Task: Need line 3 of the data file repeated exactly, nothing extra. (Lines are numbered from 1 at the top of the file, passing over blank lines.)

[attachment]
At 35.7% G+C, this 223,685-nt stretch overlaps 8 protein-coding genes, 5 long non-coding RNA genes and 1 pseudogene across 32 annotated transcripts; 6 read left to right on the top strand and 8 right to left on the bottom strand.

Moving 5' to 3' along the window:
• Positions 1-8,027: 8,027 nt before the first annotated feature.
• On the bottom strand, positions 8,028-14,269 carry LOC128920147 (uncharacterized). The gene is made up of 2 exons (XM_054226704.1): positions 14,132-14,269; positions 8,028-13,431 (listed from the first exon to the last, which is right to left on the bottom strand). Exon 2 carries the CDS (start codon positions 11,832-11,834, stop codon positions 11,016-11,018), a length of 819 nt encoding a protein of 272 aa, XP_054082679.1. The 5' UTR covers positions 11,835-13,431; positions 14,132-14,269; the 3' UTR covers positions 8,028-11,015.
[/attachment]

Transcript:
• Positions 1-8,027: 8,027 nt before the first annotated feature.